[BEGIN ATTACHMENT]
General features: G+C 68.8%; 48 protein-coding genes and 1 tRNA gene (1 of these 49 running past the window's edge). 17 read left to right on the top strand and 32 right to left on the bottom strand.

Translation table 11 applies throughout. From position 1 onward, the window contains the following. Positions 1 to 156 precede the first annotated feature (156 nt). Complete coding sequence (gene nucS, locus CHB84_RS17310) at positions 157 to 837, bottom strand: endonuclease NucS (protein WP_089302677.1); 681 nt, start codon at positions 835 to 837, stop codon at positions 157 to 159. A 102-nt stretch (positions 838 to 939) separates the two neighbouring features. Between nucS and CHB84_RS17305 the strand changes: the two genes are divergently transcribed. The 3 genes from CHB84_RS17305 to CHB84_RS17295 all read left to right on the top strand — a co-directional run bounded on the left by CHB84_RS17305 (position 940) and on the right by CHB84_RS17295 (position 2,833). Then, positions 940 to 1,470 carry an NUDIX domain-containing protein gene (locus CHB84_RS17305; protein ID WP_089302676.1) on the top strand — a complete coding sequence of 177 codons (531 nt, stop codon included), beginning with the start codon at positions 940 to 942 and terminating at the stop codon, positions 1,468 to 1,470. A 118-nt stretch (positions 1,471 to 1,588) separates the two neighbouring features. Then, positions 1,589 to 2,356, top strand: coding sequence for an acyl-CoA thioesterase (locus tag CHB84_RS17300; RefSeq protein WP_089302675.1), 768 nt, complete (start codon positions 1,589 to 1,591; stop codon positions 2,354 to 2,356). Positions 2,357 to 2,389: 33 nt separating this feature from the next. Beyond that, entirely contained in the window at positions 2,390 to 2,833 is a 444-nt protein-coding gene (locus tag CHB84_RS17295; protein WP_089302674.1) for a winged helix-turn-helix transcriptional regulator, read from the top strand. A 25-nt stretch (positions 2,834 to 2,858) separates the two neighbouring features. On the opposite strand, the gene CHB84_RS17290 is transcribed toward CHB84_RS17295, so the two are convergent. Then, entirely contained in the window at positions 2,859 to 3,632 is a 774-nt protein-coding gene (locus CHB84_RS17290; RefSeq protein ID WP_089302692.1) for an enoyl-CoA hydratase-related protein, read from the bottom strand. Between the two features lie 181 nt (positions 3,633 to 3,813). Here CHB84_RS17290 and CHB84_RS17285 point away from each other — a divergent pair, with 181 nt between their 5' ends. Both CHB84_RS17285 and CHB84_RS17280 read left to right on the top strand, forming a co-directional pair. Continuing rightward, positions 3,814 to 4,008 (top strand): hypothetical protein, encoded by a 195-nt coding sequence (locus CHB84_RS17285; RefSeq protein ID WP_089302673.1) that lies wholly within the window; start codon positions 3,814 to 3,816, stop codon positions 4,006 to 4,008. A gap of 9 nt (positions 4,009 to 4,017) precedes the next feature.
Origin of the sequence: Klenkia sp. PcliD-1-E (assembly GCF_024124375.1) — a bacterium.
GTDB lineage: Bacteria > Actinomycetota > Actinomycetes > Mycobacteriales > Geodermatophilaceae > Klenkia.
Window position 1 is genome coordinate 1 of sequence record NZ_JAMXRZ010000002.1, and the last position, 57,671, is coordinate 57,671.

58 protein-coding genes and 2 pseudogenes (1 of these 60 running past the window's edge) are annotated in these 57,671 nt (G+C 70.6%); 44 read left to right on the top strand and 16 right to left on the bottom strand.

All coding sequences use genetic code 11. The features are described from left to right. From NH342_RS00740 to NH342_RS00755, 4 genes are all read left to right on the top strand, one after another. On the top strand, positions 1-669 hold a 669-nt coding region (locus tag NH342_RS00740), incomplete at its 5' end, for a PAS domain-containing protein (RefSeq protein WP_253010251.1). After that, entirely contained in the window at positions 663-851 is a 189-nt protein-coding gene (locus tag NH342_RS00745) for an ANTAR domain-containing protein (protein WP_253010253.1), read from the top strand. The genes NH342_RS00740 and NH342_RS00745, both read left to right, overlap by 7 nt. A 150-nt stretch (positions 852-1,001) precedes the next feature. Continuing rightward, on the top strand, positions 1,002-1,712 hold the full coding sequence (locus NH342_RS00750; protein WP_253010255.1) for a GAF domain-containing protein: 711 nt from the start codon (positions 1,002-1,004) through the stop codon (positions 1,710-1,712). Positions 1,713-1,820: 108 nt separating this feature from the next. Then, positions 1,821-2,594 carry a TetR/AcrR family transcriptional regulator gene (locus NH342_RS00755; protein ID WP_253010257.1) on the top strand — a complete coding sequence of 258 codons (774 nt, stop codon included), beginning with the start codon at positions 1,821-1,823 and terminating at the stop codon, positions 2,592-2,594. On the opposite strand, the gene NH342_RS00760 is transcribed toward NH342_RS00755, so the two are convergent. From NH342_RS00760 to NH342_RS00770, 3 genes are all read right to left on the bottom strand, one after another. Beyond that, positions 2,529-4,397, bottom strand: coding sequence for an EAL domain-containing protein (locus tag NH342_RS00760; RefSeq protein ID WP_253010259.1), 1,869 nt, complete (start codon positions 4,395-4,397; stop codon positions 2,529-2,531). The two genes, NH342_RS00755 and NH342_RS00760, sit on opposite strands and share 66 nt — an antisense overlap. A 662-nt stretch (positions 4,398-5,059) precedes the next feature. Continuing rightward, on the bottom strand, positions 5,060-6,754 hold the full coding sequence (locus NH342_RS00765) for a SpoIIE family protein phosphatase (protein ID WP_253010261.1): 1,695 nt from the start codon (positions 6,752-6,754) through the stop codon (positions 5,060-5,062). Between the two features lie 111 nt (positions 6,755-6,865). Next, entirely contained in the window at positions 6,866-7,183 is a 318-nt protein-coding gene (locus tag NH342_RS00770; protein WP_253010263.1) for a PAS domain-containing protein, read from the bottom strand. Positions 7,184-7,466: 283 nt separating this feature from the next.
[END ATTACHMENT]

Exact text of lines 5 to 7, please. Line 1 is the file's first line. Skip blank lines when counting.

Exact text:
Window position 1 is genome coordinate 1 of sequence record NZ_JAMXRZ010000002.1, and the last position, 57,671, is coordinate 57,671.

58 protein-coding genes and 2 pseudogenes (1 of these 60 running past the window's edge) are annotated in these 57,671 nt (G+C 70.6%); 44 read left to right on the top strand and 16 right to left on the bottom strand.

All coding sequences use genetic code 11. The features are described from left to right. From NH342_RS00740 to NH342_RS00755, 4 genes are all read left to right on the top strand, one after another. On the top strand, positions 1-669 hold a 669-nt coding region (locus tag NH342_RS00740), incomplete at its 5' end, for a PAS domain-containing protein (RefSeq protein WP_253010251.1). After that, entirely contained in the window at positions 663-851 is a 189-nt protein-coding gene (locus tag NH342_RS00745) for an ANTAR domain-containing protein (protein WP_253010253.1), read from the top strand. The genes NH342_RS00740 and NH342_RS00745, both read left to right, overlap by 7 nt. A 150-nt stretch (positions 852-1,001) precedes the next feature. Continuing rightward, on the top strand, positions 1,002-1,712 hold the full coding sequence (locus NH342_RS00750; protein WP_253010255.1) for a GAF domain-containing protein: 711 nt from the start codon (positions 1,002-1,004) through the stop codon (positions 1,710-1,712). Positions 1,713-1,820: 108 nt separating this feature from the next. Then, positions 1,821-2,594 carry a TetR/AcrR family transcriptional regulator gene (locus NH342_RS00755; protein ID WP_253010257.1) on the top strand — a complete coding sequence of 258 codons (774 nt, stop codon included), beginning with the start codon at positions 1,821-1,823 and terminating at the stop codon, positions 2,592-2,594. On the opposite strand, the gene NH342_RS00760 is transcribed toward NH342_RS00755, so the two are convergent. From NH342_RS00760 to NH342_RS00770, 3 genes are all read right to left on the bottom strand, one after another. Beyond that, positions 2,529-4,397, bottom strand: coding sequence for an EAL domain-containing protein (locus tag NH342_RS00760; RefSeq protein ID WP_253010259.1), 1,869 nt, complete (start codon positions 4,395-4,397; stop codon positions 2,529-2,531). The two genes, NH342_RS00755 and NH342_RS00760, sit on opposite strands and share 66 nt — an antisense overlap. A 662-nt stretch (positions 4,398-5,059) precedes the next feature. Continuing rightward, on the bottom strand, positions 5,060-6,754 hold the full coding sequence (locus NH342_RS00765) for a SpoIIE family protein phosphatase (protein ID WP_253010261.1): 1,695 nt from the start codon (positions 6,752-6,754) through the stop codon (positions 5,060-5,062). Between the two features lie 111 nt (positions 6,755-6,865). Next, entirely contained in the window at positions 6,866-7,183 is a 318-nt protein-coding gene (locus tag NH342_RS00770; protein WP_253010263.1) for a PAS domain-containing protein, read from the bottom strand. Positions 7,184-7,466: 283 nt separating this feature from the next.